Question: Does the Buddhist approach to health disregard, for example, the use of herbs? Is it just  based on working with the mind through the practice of meditation?

Vajra Regent: We are not talking about disregarding anything. Generally speaking, it is when we disregard some aspect of our existence that we become unhealthy. The problem is one of carelessness. When we are careless we produce all kinds of diseases, not only on a personal level, but also in terms of society as  a whole.

Q: I understand that meditation is helpful, but don't things like herbs keep your body healthy while you're practicing?

VR: We have to look at our notion of body altogether. There seem to be two aspects to our experience of physical existence. We could call one "mind-body" and the other "body-body." "Mind-body" is our conceptual interpretation of the actual body. We have an idea about our body, a concept of what it should be, and so we put things into it, rub things on it, or take things out of it. "Body-body" refers to the direct experience of the body without interpretation. In the practice of meditation, the concept of body and the direct experience of body come together and then we begin to experience intrinsic health.

Q: So we know that we have a body, and sometimes it gets sick..

VR: Are you sick?

Q: I don't feel sick now, but in the past I have been ill.

 VR: What did you do about that?

Q: I gargled hot salt water. It's supposed to be good. [Laughter.]

VR: Gargling with hot salt water is precisely working with your mind. The primary way of healing anything is by working with your mind. What's your impulse to gargle with hot salt water?

Q: To cure my sore throat.

VR: The hot salt water didn't come out of your body; it came out of your thought process.

Q: Well, my mother told me about it.

VR: Exactly, and you thought about it when you got a sore throat, and you remembered it. Two things happened: first, you got a sore throat, and then you remembered, you had a thought about it. The question is how to combine those together to uncover basic health. There's no fundamental problem with the salt water, or with herbs or with any of those physical remedies.

 Q: Then is it my mind that causes my sore throat? Do I get a sore throat because I am thinking that I need one?

VR: No; it's because of trying to preserve your existence that something like that happens.

Q: Is trying to preserve your existence linked to the knowledge that you are going to die?

VR: Yes, very much so. When you begin to cut yourself off from the real source of health then your survival instinct turns toward death rather than health. When you are not willing to be part of the whole environment, it's like cutting a beautiful flower from the rest of the plant and putting it in water, thinking that it will stay that way for a long time. Then it begins to wither and die. This is what happens when you separate yourself from the totality of the basic healthiness of situations. When you are not willing to take part in the complete experience of each moment, you begin to feel panicked and unwilling to be sick. There's a definite resistance and resentment toward being who you are in the moment. You even resent the fact that you have a body at all, because the body can cause all these problems.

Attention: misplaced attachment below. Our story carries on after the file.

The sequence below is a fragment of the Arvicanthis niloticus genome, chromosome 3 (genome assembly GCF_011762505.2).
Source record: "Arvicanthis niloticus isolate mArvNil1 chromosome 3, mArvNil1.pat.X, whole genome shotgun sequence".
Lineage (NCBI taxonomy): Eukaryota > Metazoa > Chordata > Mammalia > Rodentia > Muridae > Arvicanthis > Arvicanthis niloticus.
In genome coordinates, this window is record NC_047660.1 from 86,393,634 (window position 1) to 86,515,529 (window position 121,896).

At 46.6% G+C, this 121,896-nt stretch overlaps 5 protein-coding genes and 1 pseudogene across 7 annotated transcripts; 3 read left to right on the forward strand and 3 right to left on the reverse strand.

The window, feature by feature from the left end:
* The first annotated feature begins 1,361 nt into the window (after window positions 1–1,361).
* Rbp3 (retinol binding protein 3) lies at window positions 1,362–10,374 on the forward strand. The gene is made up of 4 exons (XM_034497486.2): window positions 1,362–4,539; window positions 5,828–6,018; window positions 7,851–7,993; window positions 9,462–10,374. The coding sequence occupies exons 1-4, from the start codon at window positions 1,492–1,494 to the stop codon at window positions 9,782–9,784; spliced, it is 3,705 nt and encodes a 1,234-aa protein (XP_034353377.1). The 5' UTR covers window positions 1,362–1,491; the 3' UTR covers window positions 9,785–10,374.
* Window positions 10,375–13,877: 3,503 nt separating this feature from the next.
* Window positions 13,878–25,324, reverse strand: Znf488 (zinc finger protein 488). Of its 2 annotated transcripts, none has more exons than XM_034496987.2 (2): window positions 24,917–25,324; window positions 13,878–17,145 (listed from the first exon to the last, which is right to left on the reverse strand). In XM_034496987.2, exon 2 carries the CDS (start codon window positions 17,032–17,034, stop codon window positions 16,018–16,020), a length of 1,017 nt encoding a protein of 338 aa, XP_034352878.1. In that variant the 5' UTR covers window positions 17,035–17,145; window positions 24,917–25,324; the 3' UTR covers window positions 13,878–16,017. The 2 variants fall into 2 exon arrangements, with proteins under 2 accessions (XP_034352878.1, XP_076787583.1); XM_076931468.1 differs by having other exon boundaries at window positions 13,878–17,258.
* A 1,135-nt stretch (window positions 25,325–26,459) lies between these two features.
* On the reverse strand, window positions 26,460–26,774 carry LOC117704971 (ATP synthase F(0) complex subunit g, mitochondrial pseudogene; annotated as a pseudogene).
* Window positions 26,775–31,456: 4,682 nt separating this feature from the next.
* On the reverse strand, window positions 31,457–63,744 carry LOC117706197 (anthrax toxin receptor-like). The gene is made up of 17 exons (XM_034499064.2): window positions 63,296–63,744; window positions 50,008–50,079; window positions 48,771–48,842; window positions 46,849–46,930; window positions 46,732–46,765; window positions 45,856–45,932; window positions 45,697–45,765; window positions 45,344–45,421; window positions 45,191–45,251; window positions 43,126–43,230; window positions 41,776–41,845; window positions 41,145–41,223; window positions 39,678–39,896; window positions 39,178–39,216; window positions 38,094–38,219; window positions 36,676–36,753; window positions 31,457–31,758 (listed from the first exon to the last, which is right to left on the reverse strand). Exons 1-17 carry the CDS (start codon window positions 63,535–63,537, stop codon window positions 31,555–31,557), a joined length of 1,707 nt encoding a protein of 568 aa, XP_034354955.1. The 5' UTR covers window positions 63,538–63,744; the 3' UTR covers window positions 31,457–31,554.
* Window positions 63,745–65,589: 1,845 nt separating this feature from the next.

Q: You said that being as you are is the basis of health. Does being as you are include your neurosis?

VR: It certainly does. It includes everything.

Q: How can you work with that? I got the impression that there is a problem with over-conceptualizing.

VR: We don't have to try to capture health, to make it a prisoner of any particular concept. Rather, you can expand your view. You can let down the walls of your conceptual mind. Then you begin to see that you are part of the healthiness of the whole atmosphere. You become part of it. Otherwise you are trying to take care of your personal existence by taking your daily vitamins or herbs, and so on. You think, "I'm going to become healthy and continue to be healthy, and therefore I won't ever have to worry about not being healthy, which means I don't ever have to worry about this existence coming to an end." If you try to be healthy in that way, you become a slave to death.

When I lived in Los Angeles in 1968, we bought all our vegetables from a farm that grew only organic produce. After doing this for a year, we came across an article in the newspaper that said they had been lying: they had been spraying everything. [Laughter.] All that time we thought we had these great organic vegetables, and we felt healthy because we ate them.  [Laughter.] So the joke is on us. It is absurd to try to maintain health by identifying with a concept.

Q: The Buddha taught that human existence is full of suffering. Doesn't that contradict the idea of  intrinsic health?

VR: The fact that we are here is itself a powerful statement of health. The first noble truth, the truth of suffering, is a statement that we are awake. That's a very important point. When everything looks completely empty, painful and without any substance whatsoever, then you actually give up the notion of surviving. Then you see what is. That is healthy. You can't discover it unless you have the discipline to let things be as they are. That is the practice of meditation, purely and simply: let things be as they are.

Thank you very much for your kindness and your patience and your basic healthiness.